Reminder: NIH Policy on Use of Hypertext in NIH Grant Applications


The use of hypertext (e.g. hyperlinks and URLS) in NIH applications is restricted due to concerns including reviewer confidentiality, “overstuffing” applications, review consistency, and malware.

There is no change in the NIH policy on the use of hyperlinks. The policy, documented in the NIH SF424 (R&R) Application Guide and a recent reminder Guide Notice, reads:

  • Hyperlinks and URLs are only allowed when specifically noted in funding opportunity announcement (FOA) and form field instructions. The use of hyperlinks is typically limited to citing relevant publications in biosketches and publication lists. It is highly unusual for a FOA to allow links in Specific Aims, Research Strategy and other page-limited attachments.
  • Hyperlinks and URLs may not be used to provide information necessary to application review.
  • Reviewers are instructed against viewing linked sites and are cautioned that they should not directly access a website (unless the link to the site was specifically requested in application instructions) as it could compromise their anonymity and allow for malware to be downloaded onto their computers.
  • When allowed, you must hyperlink the actual URL text so it appears on the page rather than hiding the URL behind a specific word or phrase. Example:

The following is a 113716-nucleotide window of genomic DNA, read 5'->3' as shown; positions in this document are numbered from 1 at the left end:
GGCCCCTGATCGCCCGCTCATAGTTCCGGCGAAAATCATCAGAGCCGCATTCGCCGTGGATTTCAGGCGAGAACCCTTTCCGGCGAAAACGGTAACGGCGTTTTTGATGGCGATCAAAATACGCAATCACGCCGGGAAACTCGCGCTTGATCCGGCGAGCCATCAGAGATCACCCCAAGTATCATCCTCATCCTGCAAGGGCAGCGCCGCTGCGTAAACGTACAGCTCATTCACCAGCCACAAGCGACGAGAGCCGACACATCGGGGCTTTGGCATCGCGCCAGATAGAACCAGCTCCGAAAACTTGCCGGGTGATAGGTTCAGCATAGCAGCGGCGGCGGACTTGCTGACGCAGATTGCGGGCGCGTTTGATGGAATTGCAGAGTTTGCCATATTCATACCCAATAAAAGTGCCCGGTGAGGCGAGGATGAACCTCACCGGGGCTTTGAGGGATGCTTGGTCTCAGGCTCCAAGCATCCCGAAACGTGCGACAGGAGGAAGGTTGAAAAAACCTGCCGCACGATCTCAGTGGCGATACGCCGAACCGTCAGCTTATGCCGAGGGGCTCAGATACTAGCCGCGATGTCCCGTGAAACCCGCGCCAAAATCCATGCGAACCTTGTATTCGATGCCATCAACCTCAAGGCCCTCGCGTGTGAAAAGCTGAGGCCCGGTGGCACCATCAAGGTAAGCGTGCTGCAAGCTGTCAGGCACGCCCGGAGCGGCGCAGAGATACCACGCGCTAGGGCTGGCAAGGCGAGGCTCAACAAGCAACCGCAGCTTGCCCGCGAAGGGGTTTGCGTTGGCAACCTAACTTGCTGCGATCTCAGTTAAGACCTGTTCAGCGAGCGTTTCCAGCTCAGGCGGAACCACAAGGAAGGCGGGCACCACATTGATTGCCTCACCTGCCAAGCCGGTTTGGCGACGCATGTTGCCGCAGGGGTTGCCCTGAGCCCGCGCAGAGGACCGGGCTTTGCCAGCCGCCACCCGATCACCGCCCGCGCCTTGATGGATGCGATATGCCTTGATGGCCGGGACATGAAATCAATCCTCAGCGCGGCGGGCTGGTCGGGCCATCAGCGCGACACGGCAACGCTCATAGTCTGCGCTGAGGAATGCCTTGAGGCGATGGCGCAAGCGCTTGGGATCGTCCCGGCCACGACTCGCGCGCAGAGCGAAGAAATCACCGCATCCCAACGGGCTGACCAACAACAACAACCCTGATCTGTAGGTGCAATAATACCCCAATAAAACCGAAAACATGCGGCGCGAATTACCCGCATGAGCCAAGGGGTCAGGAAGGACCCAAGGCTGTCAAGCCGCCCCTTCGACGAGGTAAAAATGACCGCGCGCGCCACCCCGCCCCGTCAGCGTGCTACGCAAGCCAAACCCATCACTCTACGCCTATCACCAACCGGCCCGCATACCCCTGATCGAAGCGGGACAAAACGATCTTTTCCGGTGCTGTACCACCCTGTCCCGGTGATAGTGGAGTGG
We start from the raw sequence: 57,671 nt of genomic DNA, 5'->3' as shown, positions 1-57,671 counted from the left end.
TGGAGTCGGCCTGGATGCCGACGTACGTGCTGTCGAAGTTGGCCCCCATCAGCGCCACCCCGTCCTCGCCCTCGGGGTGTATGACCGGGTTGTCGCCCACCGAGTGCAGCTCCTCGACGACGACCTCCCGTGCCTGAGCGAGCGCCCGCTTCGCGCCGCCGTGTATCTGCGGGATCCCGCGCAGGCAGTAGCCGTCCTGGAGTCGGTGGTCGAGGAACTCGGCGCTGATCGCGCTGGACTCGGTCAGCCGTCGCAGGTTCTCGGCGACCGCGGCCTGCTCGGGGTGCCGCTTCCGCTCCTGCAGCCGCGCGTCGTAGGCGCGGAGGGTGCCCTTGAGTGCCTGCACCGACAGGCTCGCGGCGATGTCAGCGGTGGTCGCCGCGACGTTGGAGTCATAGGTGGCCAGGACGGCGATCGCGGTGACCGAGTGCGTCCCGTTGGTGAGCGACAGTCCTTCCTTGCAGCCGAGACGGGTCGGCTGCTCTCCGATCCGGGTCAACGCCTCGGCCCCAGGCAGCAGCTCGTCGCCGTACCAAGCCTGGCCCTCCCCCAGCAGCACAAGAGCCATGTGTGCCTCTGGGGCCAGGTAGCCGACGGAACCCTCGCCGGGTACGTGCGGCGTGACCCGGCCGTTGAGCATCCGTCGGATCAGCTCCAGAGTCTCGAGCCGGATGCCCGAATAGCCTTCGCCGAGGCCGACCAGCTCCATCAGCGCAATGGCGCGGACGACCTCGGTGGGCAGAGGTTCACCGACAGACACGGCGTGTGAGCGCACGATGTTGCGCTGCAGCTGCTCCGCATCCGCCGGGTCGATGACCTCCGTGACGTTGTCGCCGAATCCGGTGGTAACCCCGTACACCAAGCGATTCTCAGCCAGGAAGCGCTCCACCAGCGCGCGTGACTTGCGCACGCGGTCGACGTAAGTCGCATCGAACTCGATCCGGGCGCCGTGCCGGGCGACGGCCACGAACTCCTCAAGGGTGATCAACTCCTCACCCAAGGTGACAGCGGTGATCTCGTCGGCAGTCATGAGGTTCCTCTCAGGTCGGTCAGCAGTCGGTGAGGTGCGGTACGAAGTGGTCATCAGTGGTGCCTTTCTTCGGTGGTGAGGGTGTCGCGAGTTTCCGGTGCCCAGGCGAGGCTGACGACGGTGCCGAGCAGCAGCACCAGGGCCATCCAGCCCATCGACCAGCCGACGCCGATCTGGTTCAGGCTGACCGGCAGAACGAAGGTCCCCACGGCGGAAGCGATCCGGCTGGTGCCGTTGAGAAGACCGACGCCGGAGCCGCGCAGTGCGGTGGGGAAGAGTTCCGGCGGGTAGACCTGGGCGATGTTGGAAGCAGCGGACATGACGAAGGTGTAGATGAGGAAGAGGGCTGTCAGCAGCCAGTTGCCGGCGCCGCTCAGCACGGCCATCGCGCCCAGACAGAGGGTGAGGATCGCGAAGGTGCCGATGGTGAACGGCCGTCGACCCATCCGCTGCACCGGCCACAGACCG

Applications that do not follow these instructions, and include unallowable hyperlinks, may be withdrawn from review and funding consideration.


  1. I often see hyperlinks in Facilities and Resources sections. The sections include all of the information necessary for the review, but a hyperlink might be added for a particular shared resource’s website. For example, a core facility or cancer center. Is that okay? It isn’t mentioned in the funding opportunity, but it isn’t a page-limited section and the application stands on its own without the linked page.

  2. I want to know who benefits from this policy. Only CSR.
    N-O-B-O-D-Y E-L-S-E!
    We are in a virtual world, people! We are all generating more and more online information, journals are mostly online, we (and NIH more than anybody else!!) produce training videos accessible online for massive distribution…….we talk about being inclusive and facilitating dissemination, bla, bla, bla…. Is that all just for show?
    Please get real! This policy is simply idiotical, and needs to be seriously reconsidered.
    My *upset* 2 cents.

  3. This policy is not only outdated and ridiculous, but also totally unclear: “hypertext (e.g. hyperlinks and URLS)” — hypertext and URL’s are *NOT THE SAME THING.* Hypertext and hyperlinks are functional — you can click on it — and banning them would address the security and anonymity concerns (although honestly, how many psychopath NIH applicants are out there spending their abundant spare time trying to unmask their grant reviewers by setting up phishing attacks?). On the other hand typing out a URL like is pretty meaningless these days when it’s faster to google search “my institute resource.”

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